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Fletcher Cove in Solana Beach, California
Solana Beach, California

Maybe you’ve noticed, but I think it’s safe to say that the concept of wellness and its expanded definition in modern times (as a verb, and more broadly and perhaps more recently, a social construct) has gone mainstream, beyond spa services and retreats. We now live in an age where wellness, also known as self-care, can mean everything from yoga, to the latest plant-derived face mask, meditation to dedicated no-tech time. Though wellness isn’t anything new—the commercialization of it is. According to one citing, the Global Wellness Institute traces wellness back to ancient civilizations, where traditions and rituals were just… part of life.

For all that today’s wellness opportunities offers, my version of wellness tends to fall into quiet, intimate moments; mostly surrounded by nature and my favorite humans. And I think that’s the point; to sift through the barrage of options and find what works for you. And in San Diego’s northern regions (and my home base), for example, there are numerous opportunities to define what wellness might mean for you. That said, call me a typical Millennial if you want, but I am one of those people drawn to seamless, approachable experiences like the ones I’ve highlighted below. Bonus points for personalization. I’ll plan to update my picks as I discover them, but for now, these are my go-to wellness activities in North County, San Diego.

My Wellness Picks in North County, San Diego

Read the rest of this entry »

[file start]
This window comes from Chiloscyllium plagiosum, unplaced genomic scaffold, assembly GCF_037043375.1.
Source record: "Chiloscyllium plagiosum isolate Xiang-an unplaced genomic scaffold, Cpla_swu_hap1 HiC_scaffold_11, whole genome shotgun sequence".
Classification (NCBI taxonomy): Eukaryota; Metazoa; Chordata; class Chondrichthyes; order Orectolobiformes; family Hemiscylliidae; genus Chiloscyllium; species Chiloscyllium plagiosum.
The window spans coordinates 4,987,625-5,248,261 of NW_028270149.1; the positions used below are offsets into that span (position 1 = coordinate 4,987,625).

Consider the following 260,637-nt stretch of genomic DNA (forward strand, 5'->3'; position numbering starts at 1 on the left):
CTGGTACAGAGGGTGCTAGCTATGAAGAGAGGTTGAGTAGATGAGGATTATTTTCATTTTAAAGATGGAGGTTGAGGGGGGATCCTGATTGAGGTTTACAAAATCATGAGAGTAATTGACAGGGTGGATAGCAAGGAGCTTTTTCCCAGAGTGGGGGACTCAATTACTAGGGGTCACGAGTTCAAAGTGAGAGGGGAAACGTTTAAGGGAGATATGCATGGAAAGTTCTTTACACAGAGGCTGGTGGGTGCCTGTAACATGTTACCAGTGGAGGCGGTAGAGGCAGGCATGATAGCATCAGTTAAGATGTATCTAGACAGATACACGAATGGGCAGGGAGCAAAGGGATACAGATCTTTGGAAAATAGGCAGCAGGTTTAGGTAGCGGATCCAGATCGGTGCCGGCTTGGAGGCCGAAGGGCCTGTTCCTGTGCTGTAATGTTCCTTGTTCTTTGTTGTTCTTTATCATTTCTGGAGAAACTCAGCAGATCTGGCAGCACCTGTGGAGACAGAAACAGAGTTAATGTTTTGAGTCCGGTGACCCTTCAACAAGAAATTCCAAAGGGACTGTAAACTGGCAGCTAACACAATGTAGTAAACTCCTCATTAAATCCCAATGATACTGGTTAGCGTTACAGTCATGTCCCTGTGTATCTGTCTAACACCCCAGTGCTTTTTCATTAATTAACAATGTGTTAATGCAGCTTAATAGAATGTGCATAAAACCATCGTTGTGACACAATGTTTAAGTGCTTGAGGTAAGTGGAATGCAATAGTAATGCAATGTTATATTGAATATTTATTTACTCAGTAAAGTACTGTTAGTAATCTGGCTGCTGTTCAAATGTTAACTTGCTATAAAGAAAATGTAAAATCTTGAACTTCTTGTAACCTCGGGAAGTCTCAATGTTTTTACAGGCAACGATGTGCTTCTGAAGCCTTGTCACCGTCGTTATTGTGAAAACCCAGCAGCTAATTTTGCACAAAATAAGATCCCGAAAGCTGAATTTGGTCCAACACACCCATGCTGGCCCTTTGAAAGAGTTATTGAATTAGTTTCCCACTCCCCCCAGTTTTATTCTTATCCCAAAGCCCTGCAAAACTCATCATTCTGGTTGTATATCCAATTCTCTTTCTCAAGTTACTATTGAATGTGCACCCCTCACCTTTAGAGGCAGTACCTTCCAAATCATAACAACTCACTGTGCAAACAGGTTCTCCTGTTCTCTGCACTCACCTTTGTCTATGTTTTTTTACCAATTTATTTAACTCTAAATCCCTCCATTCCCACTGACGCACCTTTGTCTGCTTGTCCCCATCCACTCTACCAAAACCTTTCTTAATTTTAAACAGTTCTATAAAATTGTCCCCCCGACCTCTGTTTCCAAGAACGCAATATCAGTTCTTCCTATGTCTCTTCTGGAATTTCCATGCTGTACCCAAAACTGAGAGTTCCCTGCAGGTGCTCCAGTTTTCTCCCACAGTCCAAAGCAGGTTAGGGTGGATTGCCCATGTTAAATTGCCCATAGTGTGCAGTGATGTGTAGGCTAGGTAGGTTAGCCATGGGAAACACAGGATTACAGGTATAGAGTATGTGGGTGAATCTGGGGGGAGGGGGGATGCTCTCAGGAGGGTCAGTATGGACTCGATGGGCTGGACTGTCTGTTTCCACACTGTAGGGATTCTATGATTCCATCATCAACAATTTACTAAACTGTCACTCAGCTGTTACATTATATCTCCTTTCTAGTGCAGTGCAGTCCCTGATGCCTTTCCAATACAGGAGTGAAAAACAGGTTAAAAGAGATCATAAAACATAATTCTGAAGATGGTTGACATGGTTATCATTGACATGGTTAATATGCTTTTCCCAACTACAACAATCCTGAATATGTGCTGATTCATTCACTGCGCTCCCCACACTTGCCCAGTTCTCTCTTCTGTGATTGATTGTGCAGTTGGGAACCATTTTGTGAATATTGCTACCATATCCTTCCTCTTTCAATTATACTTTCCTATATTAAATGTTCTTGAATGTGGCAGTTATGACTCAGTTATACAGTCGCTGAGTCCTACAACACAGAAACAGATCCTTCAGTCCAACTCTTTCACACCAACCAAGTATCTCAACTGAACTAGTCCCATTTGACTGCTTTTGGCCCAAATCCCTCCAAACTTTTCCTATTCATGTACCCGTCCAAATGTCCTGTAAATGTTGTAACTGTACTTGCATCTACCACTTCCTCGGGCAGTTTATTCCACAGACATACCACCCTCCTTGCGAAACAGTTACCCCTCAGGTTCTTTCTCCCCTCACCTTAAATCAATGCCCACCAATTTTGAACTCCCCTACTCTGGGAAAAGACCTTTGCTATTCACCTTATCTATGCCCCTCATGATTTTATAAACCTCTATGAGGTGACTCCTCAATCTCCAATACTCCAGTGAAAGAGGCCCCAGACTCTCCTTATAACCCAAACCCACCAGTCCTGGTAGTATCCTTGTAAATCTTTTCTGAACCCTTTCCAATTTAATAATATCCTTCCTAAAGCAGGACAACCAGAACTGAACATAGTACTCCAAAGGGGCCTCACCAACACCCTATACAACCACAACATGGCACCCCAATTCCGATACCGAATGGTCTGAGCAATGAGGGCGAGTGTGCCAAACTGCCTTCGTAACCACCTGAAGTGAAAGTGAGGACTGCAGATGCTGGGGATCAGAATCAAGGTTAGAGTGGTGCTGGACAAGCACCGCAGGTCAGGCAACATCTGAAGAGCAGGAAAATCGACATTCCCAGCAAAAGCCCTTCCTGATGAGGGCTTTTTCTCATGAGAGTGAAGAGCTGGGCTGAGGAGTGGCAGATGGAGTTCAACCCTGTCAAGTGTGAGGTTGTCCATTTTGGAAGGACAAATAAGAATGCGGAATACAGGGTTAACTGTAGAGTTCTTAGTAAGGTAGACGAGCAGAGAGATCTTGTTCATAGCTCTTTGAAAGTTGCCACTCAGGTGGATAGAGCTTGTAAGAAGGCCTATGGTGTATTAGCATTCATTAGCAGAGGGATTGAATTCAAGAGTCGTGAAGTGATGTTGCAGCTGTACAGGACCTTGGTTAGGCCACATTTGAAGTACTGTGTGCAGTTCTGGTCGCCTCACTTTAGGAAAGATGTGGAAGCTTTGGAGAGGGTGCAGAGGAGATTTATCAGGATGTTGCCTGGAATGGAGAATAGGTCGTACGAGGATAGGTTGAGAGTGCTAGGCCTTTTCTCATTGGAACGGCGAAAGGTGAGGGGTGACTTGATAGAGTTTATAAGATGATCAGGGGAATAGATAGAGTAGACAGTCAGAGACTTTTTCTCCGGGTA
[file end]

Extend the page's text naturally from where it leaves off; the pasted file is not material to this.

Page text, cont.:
Landscape of Central Coast, California
Photo stop in the Central Coast, California

Weekend Reads is a weekly-ish series of new and old articles I’ve enjoyed reading around the web about travel, food, and wellness. For more brain snacks, read past Weekend Reads posts.

While researching a possible story about Reiki, the ancient Japanese practice of healing touch, I skirted down many adjacent rabbit holes reading the following stories. While it took me off my research track for a bit, maybe I wasn’t that far off.

The Law of Least Effort

“Conventional wisdom tells you not to give up—ever, no matter what. But people tell you all the time that good things tend to happen when you stop trying so hard to make them happen.” I’ve heard this piece of advice in many ways and by different people within my circle and not, and lately, it has helped to keep me motivated as I attempt to create a sustainable career out of this freelance writing thing. This entire article, published on Medium*, is packed with insights, and will challenge you to define for yourself the difference between giving up and persevering. As the author writes, “The law of least effort is more than a productivity hack.”